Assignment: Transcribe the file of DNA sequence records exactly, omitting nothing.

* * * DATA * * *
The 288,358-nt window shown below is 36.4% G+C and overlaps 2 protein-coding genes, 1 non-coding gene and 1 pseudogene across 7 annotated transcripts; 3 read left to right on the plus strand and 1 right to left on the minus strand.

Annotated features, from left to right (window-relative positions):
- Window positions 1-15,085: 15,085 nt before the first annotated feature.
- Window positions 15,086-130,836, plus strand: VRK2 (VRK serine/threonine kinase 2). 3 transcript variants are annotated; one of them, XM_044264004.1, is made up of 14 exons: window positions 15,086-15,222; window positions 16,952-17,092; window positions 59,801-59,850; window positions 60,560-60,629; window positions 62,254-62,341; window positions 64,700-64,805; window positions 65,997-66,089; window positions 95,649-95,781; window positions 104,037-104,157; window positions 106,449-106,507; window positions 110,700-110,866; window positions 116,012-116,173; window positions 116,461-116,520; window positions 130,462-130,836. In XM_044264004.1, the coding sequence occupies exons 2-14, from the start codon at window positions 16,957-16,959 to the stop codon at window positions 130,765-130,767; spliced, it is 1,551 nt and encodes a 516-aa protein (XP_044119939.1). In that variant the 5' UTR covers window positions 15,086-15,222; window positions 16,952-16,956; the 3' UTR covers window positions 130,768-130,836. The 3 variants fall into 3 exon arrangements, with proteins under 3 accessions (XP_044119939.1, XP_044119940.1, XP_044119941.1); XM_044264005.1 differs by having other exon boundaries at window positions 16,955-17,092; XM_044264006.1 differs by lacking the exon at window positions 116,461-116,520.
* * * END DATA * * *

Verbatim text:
The 288,358-nt window shown below is 36.4% G+C and overlaps 2 protein-coding genes, 1 non-coding gene and 1 pseudogene across 7 annotated transcripts; 3 read left to right on the plus strand and 1 right to left on the minus strand.

Annotated features, from left to right (window-relative positions):
- Window positions 1-15,085: 15,085 nt before the first annotated feature.
- Window positions 15,086-130,836, plus strand: VRK2 (VRK serine/threonine kinase 2). 3 transcript variants are annotated; one of them, XM_044264004.1, is made up of 14 exons: window positions 15,086-15,222; window positions 16,952-17,092; window positions 59,801-59,850; window positions 60,560-60,629; window positions 62,254-62,341; window positions 64,700-64,805; window positions 65,997-66,089; window positions 95,649-95,781; window positions 104,037-104,157; window positions 106,449-106,507; window positions 110,700-110,866; window positions 116,012-116,173; window positions 116,461-116,520; window positions 130,462-130,836. In XM_044264004.1, the coding sequence occupies exons 2-14, from the start codon at window positions 16,957-16,959 to the stop codon at window positions 130,765-130,767; spliced, it is 1,551 nt and encodes a 516-aa protein (XP_044119939.1). In that variant the 5' UTR covers window positions 15,086-15,222; window positions 16,952-16,956; the 3' UTR covers window positions 130,768-130,836. The 3 variants fall into 3 exon arrangements, with proteins under 3 accessions (XP_044119939.1, XP_044119940.1, XP_044119941.1); XM_044264005.1 differs by having other exon boundaries at window positions 16,955-17,092; XM_044264006.1 differs by lacking the exon at window positions 116,461-116,520.